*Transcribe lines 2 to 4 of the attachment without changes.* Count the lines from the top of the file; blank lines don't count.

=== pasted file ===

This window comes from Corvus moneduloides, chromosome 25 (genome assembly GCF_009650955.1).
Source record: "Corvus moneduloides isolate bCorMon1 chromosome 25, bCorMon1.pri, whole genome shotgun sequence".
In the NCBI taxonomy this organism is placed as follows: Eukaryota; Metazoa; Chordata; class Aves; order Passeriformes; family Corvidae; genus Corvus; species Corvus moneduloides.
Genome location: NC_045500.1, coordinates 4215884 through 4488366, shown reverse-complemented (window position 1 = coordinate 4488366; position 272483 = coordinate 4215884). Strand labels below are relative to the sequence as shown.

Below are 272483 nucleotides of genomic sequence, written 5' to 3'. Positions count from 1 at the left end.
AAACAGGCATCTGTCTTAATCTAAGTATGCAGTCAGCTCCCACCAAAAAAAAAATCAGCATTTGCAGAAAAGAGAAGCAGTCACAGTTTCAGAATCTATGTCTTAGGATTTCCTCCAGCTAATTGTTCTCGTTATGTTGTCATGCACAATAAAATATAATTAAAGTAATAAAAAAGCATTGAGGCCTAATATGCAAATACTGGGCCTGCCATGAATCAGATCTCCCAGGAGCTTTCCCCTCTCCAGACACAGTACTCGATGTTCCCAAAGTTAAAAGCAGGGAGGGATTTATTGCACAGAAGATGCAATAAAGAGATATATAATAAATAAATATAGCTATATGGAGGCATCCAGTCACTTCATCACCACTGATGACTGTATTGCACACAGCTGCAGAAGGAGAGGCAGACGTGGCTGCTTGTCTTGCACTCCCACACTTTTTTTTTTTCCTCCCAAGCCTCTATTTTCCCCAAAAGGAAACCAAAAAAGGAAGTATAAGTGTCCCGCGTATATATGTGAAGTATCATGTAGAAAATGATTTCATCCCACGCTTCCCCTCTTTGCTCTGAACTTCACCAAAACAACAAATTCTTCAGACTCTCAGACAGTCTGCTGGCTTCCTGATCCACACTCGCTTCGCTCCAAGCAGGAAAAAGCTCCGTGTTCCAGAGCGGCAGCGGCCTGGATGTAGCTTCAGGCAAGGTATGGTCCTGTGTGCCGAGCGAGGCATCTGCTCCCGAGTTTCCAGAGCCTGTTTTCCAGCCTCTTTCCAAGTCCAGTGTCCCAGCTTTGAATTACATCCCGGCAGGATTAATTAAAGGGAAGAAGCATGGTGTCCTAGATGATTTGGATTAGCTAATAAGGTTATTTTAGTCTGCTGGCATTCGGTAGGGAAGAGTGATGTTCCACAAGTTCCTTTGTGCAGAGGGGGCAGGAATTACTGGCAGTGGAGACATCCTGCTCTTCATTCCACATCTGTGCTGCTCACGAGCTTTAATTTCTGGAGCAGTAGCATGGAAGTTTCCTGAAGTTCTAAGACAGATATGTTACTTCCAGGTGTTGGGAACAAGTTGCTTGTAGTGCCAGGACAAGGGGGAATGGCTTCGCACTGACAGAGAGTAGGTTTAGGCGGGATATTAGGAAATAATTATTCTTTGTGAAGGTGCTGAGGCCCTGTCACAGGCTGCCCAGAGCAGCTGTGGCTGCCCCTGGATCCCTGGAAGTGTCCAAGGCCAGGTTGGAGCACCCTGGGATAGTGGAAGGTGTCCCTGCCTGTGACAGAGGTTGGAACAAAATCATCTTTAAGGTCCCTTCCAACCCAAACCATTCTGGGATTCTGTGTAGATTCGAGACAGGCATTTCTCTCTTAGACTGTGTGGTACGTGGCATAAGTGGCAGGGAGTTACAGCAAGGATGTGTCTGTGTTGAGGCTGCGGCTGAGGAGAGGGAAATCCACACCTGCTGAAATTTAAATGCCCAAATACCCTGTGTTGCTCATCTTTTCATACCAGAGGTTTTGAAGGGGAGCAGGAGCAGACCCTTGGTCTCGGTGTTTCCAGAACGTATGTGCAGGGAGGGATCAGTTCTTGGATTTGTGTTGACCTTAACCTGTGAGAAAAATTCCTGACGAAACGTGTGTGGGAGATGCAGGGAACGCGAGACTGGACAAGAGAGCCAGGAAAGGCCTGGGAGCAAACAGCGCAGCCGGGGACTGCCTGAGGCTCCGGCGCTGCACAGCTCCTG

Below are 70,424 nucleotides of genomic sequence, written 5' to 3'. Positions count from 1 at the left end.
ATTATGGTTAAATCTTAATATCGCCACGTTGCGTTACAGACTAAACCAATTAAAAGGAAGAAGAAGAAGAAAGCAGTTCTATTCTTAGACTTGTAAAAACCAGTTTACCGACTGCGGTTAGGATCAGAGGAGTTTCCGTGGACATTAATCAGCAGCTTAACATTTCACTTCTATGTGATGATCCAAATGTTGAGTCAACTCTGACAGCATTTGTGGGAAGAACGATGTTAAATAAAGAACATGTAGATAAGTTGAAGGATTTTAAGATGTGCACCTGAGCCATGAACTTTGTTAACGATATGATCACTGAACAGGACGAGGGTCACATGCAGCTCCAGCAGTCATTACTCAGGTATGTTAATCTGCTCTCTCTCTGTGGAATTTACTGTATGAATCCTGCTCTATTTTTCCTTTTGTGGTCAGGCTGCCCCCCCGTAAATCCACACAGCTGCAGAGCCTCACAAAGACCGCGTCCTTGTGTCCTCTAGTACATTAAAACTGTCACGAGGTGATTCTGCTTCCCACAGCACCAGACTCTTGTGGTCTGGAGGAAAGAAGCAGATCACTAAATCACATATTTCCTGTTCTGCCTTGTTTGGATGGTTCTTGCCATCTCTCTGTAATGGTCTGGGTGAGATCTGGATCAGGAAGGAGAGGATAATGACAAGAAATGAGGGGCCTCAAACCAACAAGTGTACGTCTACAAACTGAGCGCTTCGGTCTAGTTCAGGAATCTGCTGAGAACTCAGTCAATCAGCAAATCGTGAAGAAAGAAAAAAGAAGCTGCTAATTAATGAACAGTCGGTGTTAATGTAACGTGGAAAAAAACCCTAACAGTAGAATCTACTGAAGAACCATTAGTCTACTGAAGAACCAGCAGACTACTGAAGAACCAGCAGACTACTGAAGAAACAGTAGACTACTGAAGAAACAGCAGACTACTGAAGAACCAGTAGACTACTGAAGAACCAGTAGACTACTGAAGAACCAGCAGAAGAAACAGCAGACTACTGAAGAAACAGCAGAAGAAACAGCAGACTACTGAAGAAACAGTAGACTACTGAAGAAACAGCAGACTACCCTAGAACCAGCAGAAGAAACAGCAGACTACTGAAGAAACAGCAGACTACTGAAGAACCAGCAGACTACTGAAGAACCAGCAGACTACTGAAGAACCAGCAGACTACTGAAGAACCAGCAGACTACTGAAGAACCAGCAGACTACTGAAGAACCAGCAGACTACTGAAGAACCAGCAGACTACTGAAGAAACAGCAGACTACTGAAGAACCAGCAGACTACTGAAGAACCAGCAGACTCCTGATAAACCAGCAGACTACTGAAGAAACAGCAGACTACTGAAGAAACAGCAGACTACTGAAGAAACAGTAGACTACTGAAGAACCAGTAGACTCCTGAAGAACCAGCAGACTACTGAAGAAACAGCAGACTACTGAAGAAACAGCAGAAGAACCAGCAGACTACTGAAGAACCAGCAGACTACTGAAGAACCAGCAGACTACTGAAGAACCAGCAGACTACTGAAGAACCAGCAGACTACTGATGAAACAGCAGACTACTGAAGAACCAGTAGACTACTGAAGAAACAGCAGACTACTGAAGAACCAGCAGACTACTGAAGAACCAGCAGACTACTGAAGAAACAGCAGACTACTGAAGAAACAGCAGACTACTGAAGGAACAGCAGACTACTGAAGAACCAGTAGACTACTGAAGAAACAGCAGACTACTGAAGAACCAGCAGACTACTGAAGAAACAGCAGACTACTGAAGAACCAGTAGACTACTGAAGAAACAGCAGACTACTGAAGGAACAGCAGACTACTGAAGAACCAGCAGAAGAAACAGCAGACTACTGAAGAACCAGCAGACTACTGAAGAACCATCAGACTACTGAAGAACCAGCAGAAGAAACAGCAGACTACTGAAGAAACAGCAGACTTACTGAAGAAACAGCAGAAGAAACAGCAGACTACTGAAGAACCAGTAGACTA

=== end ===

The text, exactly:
Source record: "Corvus moneduloides isolate bCorMon1 chromosome 25, bCorMon1.pri, whole genome shotgun sequence".
In the NCBI taxonomy this organism is placed as follows: Eukaryota; Metazoa; Chordata; class Aves; order Passeriformes; family Corvidae; genus Corvus; species Corvus moneduloides.
Genome location: NC_045500.1, coordinates 4215884 through 4488366, shown reverse-complemented (window position 1 = coordinate 4488366; position 272483 = coordinate 4215884). Strand labels below are relative to the sequence as shown.